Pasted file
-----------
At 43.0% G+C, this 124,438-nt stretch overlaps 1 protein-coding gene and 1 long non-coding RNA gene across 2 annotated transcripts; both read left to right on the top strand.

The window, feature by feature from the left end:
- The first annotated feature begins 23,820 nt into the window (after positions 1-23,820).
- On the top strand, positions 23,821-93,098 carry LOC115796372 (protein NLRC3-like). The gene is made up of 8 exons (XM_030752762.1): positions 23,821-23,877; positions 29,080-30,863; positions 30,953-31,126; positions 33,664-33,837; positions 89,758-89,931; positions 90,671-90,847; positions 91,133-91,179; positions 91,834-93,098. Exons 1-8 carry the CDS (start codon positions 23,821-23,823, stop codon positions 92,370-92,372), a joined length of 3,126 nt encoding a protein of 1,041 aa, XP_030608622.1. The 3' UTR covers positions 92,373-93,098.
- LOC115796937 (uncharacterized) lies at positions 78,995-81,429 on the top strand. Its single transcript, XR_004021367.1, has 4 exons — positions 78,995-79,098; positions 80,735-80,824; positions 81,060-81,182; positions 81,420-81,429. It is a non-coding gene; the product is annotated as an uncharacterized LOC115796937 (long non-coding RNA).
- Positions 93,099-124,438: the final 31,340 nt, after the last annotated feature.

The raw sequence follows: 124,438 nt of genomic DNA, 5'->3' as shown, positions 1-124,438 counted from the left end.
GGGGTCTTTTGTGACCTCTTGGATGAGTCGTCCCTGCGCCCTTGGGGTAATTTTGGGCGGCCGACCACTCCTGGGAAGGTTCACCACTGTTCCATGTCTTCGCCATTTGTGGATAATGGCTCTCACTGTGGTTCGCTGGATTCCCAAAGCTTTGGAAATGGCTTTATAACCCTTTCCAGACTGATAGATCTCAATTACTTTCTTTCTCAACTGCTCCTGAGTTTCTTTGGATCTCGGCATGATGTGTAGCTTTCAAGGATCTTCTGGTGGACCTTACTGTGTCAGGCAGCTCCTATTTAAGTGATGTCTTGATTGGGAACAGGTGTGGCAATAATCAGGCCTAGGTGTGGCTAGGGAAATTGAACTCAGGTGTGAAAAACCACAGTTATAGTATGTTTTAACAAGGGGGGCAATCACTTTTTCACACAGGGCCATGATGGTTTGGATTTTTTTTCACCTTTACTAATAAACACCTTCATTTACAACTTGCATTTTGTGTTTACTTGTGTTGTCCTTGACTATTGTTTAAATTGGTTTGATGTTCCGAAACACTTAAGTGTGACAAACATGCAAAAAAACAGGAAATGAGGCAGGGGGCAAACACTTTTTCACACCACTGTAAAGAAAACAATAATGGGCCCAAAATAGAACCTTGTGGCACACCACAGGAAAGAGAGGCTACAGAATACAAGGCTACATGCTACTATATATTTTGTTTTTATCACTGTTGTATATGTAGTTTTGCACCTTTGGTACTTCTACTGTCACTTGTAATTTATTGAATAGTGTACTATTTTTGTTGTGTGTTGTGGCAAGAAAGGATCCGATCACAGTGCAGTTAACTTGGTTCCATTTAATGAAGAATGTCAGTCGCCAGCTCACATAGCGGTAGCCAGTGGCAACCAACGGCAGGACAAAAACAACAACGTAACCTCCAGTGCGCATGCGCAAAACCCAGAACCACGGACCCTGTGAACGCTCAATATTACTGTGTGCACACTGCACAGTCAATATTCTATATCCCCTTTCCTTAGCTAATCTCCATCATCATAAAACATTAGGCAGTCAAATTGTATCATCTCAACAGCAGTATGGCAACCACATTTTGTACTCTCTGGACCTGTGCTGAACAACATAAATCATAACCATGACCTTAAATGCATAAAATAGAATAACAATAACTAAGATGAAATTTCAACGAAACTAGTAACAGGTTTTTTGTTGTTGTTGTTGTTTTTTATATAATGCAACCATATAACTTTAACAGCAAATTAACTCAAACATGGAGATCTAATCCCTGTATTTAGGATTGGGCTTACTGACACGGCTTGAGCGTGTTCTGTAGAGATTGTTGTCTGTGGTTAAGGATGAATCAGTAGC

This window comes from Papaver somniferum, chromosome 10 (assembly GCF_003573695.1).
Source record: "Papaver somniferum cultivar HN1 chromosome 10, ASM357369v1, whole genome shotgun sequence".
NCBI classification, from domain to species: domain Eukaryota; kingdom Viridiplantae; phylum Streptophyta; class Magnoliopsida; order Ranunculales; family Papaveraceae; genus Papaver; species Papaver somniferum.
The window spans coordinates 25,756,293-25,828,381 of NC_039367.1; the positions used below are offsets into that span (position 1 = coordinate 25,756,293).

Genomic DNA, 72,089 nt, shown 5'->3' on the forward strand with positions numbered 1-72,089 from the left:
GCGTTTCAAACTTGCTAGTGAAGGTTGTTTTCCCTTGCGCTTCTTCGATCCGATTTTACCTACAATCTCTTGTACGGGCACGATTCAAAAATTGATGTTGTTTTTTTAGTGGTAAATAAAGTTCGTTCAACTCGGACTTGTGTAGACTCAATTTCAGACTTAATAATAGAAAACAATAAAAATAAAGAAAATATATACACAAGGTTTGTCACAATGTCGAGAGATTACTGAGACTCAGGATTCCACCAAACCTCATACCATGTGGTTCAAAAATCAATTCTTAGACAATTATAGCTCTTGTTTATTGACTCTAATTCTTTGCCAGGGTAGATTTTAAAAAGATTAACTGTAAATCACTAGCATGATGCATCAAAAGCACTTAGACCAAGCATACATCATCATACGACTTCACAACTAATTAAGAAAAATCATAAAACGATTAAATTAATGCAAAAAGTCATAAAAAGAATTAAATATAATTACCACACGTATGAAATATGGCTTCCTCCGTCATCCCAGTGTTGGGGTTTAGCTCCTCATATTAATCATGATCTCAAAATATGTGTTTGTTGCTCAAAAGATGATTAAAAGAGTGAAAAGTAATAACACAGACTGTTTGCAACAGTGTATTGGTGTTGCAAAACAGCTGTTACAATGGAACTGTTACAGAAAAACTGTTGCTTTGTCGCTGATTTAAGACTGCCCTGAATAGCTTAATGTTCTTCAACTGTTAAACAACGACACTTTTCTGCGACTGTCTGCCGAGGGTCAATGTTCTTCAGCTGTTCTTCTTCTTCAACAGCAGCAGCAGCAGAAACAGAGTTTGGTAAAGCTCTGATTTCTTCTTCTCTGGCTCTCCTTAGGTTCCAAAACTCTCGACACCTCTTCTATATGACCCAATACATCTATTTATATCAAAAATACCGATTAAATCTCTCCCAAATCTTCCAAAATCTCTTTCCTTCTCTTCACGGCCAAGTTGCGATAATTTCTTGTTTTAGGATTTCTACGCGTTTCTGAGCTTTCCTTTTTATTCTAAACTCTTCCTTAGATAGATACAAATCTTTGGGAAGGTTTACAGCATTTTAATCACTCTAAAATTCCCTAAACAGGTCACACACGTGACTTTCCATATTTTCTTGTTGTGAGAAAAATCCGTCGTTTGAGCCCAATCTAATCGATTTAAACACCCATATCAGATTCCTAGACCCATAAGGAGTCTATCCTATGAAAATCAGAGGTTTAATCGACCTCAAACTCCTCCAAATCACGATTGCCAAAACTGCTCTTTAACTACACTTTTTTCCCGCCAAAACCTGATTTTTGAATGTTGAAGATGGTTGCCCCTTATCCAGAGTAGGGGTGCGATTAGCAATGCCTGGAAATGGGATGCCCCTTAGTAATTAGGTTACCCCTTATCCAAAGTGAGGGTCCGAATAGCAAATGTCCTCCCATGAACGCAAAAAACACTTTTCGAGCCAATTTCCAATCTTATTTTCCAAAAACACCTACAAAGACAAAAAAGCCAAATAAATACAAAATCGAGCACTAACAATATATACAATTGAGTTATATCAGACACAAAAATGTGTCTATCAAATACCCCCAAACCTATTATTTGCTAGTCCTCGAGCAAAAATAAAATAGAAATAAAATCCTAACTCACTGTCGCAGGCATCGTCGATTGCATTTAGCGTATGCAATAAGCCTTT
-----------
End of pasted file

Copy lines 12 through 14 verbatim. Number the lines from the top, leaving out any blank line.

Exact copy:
The window spans coordinates 25,756,293-25,828,381 of NC_039367.1; the positions used below are offsets into that span (position 1 = coordinate 25,756,293).

Genomic DNA, 72,089 nt, shown 5'->3' on the forward strand with positions numbered 1-72,089 from the left:
GCGTTTCAAACTTGCTAGTGAAGGTTGTTTTCCCTTGCGCTTCTTCGATCCGATTTTACCTACAATCTCTTGTACGGGCACGATTCAAAAATTGATGTTGTTTTTTTAGTGGTAAATAAAGTTCGTTCAACTCGGACTTGTGTAGACTCAATTTCAGACTTAATAATAGAAAACAATAAAAATAAAGAAAATATATACACAAGGTTTGTCACAATGTCGAGAGATTACTGAGACTCAGGATTCCACCAAACCTCATACCATGTGGTTCAAAAATCAATTCTTAGACAATTATAGCTCTTGTTTATTGACTCTAATTCTTTGCCAGGGTAGATTTTAAAAAGATTAACTGTAAATCACTAGCATGATGCATCAAAAGCACTTAGACCAAGCATACATCATCATACGACTTCACAACTAATTAAGAAAAATCATAAAACGATTAAATTAATGCAAAAAGTCATAAAAAGAATTAAATATAATTACCACACGTATGAAATATGGCTTCCTCCGTCATCCCAGTGTTGGGGTTTAGCTCCTCATATTAATCATGATCTCAAAATATGTGTTTGTTGCTCAAAAGATGATTAAAAGAGTGAAAAGTAATAACACAGACTGTTTGCAACAGTGTATTGGTGTTGCAAAACAGCTGTTACAATGGAACTGTTACAGAAAAACTGTTGCTTTGTCGCTGATTTAAGACTGCCCTGAATAGCTTAATGTTCTTCAACTGTTAAACAACGACACTTTTCTGCGACTGTCTGCCGAGGGTCAATGTTCTTCAGCTGTTCTTCTTCTTCAACAGCAGCAGCAGCAGAAACAGAGTTTGGTAAAGCTCTGATTTCTTCTTCTCTGGCTCTCCTTAGGTTCCAAAACTCTCGACACCTCTTCTATATGACCCAATACATCTATTTATATCAAAAATACCGATTAAATCTCTCCCAAATCTTCCAAAATCTCTTTCCTTCTCTTCACGGCCAAGTTGCGATAATTTCTTGTTTTAGGATTTCTACGCGTTTCTGAGCTTTCCTTTTTATTCTAAACTCTTCCTTAGATAGATACAAATCTTTGGGAAGGTTTACAGCATTTTAATCACTCTAAAATTCCCTAAACAGGTCACACACGTGACTTTCCATATTTTCTTGTTGTGAGAAAAATCCGTCGTTTGAGCCCAATCTAATCGATTTAAACACCCATATCAGATTCCTAGACCCATAAGGAGTCTATCCTATGAAAATCAGAGGTTTAATCGACCTCAAACTCCTCCAAATCACGATTGCCAAAACTGCTCTTTAACTACACTTTTTTCCCGCCAAAACCTGATTTTTGAATGTTGAAGATGGTTGCCCCTTATCCAGAGTAGGGGTGCGATTAGCAATGCCTGGAAATGGGATGCCCCTTAGTAATTAGGTTACCCCTTATCCAAAGTGAGGGTCCGAATAGCAAATGTCCTCCCATGAACGCAAAAAACACTTTTCGAGCCAATTTCCAATCTTATTTTCCAAAAACACCTACAAAGACAAAAAAGCCAAATAAATACAAAATCGAGCACTAACAATATATACAATTGAGTTATATCAGACACAAAAATGTGTCTATCAAATACCCCCAAACCTATTATTTGCTAGTCCTCGAGCAAAAATAAAATAGAAATAAAATCCTAACTCACTGTCGCAGGCATCGTCGATTGCATTTAGCGTATGCAATAAGCCTTT